This species is known from two streams at altitudes of 500 and 730m asl on ridges extending from the Andes into the Amazonian Basin in San Martin Department, and from Río Pauya, Loreto Department, in northern Peru. It was relatively recently discovered and is likely to range much more widely.
Habitat and Ecology
All the adults were found on mossy boulders, and some juveniles were also discovered on herbaceous vegetation, at night in a deep ravine in lower humid montane forest. The type locality is a rocky gorge into which two streams plunge. The sides of the gorge are nearly vertical rock walls, and the floor of the gorge is littered with huge boulders, many of which support thin layers of moss. The second locality is a wooded, boulder-strewn with cacade stream on the road. This species breeds by direct development.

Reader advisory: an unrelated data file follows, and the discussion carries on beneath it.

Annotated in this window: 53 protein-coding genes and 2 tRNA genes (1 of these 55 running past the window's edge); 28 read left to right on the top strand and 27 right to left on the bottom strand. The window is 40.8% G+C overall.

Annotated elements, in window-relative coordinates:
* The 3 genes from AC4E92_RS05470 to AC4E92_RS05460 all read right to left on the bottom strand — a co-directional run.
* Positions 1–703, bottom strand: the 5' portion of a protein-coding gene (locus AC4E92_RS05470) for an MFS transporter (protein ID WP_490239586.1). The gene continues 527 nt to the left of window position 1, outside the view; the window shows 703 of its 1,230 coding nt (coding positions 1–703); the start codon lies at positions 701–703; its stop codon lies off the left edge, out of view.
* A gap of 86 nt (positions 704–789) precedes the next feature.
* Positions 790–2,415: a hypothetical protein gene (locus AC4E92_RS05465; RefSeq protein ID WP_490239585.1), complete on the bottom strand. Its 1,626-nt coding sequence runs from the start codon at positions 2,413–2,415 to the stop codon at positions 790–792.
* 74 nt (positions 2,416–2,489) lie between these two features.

Its population status is unknown. Three adult males and two adult females were used to describe it.
Within its current known range it is threatened by loss of habitat through agricultural development (including the establishment of coffee plantations), selective wood extraction and human settlement. If this species is restricted to specific 'rocky gorge' type habitats, it might be particularly sensitive to habitat disturbance.
Its range overlaps with Parque Nacional Cordillera Azul.
Lily Rodríguez, Jorge Luis Martinez, Javier Icochea, Ariadne Angulo 2004. Pristimantis bearsei. In: IUCN 2014